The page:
The piping plover has been listed on the Endangered Species List since 1986 as the number of the small, sand-nesting birds dwindled due to hunting activity and coastal development that encroached on their habitat.
States along the Atlantic Coast have been actively working to protect the birds and coax their numbers higher.
In Delaware, that has meant closing portions of the beach at Cape Henlopen for most of the summer to protect the birds’ nests in the sand.
That protection effort seems to be paying off.
For the third year in a row, the number of piping plover pairs in Delaware has broken the previous year’s record. Twenty-one pairs made their home on protected sections of Delaware’s beaches in 2020. That’s higher than the record set in 2018 at 16 pairs and the 19 pairs recorded in 2019.
“There has been a big effort across the coast to work with different state agencies as well as federal organizations to try and protect that nesting habitat and increase the number of breeding pairs,” said Henrietta Bellman, a coastal avian biologist with the Delaware Division of Fish and Wildlife.
That record number of plover couples produced 51 fledglings, young birds that have left the nest but are still dependent on help from their parents. Those fledglings translate to about 2.4 per couple, which is well above the species recovery goal of 1.5 fledglings per pair that was established when the birds were listed as endangered.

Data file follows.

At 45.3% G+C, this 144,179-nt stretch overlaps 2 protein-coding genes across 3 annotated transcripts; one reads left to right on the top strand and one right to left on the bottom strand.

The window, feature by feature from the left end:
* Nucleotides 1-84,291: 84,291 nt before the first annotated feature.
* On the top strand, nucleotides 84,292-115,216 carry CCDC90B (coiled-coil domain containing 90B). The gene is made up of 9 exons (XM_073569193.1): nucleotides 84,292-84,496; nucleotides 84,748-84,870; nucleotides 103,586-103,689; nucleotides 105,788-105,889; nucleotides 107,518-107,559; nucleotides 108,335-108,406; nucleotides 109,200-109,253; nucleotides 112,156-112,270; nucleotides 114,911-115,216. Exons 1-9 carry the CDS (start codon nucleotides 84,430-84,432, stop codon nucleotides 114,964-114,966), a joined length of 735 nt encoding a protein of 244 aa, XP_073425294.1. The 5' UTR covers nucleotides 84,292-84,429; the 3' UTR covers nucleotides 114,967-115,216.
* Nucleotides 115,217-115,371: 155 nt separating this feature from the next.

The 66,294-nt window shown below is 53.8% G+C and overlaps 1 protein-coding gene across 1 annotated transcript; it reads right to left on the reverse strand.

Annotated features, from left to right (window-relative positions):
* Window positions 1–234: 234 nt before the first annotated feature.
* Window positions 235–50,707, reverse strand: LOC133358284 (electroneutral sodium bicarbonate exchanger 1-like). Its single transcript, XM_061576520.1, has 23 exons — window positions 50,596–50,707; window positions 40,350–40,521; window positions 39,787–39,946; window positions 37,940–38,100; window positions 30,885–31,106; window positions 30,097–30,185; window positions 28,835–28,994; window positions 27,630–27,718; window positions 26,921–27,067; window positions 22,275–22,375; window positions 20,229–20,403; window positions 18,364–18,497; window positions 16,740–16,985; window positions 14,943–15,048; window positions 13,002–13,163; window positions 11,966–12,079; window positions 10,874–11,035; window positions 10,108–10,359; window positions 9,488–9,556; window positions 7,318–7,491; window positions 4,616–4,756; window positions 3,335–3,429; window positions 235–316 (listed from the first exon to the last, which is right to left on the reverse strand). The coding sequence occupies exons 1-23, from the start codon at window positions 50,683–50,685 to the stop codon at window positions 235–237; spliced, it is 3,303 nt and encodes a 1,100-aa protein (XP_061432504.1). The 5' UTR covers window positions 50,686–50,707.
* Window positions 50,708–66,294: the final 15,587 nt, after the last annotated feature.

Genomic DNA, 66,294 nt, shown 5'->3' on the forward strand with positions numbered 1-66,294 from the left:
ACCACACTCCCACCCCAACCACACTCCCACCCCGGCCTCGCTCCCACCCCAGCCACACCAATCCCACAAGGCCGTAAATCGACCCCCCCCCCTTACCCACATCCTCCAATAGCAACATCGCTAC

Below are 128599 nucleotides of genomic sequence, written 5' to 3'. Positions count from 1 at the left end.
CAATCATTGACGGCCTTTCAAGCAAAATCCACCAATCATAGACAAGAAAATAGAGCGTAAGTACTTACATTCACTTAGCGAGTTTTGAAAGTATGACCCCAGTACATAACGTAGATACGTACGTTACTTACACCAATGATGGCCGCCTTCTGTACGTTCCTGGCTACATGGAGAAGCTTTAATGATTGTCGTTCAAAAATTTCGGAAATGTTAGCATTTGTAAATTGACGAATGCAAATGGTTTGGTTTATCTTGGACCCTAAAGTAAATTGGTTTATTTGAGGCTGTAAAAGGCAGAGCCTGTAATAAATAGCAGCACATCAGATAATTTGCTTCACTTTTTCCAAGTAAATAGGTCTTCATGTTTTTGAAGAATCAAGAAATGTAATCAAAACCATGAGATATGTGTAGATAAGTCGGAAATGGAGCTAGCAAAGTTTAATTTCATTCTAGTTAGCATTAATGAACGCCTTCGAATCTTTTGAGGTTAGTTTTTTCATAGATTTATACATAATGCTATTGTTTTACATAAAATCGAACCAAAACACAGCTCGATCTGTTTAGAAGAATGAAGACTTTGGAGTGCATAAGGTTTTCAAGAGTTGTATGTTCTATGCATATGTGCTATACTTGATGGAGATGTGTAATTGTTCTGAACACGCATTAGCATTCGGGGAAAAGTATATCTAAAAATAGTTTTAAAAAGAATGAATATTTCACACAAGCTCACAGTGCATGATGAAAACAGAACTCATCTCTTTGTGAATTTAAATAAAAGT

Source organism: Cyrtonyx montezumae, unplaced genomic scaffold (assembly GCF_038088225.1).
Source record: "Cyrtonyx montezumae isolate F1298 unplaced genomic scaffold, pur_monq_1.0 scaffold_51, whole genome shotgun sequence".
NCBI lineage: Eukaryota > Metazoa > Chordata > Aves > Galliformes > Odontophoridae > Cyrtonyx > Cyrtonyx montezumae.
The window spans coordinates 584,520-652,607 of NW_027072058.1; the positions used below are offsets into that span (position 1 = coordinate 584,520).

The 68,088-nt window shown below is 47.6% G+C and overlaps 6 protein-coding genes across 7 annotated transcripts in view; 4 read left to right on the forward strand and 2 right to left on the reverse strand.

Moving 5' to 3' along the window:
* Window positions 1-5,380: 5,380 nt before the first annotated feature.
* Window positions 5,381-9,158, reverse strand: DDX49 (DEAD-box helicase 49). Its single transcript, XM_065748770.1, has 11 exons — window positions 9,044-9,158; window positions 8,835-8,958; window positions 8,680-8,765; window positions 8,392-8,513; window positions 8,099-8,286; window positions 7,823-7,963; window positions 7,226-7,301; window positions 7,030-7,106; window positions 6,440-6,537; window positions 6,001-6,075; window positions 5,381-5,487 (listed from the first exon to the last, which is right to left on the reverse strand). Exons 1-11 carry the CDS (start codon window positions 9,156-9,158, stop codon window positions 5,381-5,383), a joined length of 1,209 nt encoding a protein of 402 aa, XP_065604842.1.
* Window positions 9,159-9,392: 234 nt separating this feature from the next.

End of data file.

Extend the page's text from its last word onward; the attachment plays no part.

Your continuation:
“What we have seen in Delaware is that with the success of our breeding pairs and the increase in the amount of breeding habitat, we have been able to reach 2.4 fledglings per pair,” Bellman said. “In other words, we’re producing one more extra fledgling than is the recovery goal.”
Five pairs of plovers were found at the Point at Cape Henlopen State Park and another 16 pairs nested at Fowler Beach on Prime Hook National Wildlife Refuge further north along Delaware’s coast. Fowler Beach has become a much more popular nesting site in recent years following repairs to a dune breach at the refuge.
“The restoration project was actually never really designed for beach-nesting species, which is quite comical actually that it ended up being so successful,” Bellman said. But intentional or not, she said the restoration created ideal conditions for plovers. “Before, most of our breeding pairs have been predominantly down at Cape Henlopen. This basically added the amount of area to support piping plovers. So a few came in 2016, and as they were successful, more and more birds arrived.”
Piping plovers have high site-fidelity, meaning they will frequently return to nesting grounds where they’ve had success in previous years. That’s helped the number of nests in the state break records for the past three years.
There’s been growing success elsewhere, too. In 2019, there were more than 2,000 nesting pairs across the Atlantic coast. That’s another species recovery goal for the birds.
But despite the success, Bellman warns that piping plovers will likely need protection to survive.
“Piping plovers and a lot of the coastal breeding species will require assistance from us, at local level, in Delaware, but also across the Atlantic coast to make sure that those species remain protected,” she said. The birds will continue to see their habitats threatened by development.
“It’s a step in the right direction and it looks really positive, but we shouldn’t get complacent about that.”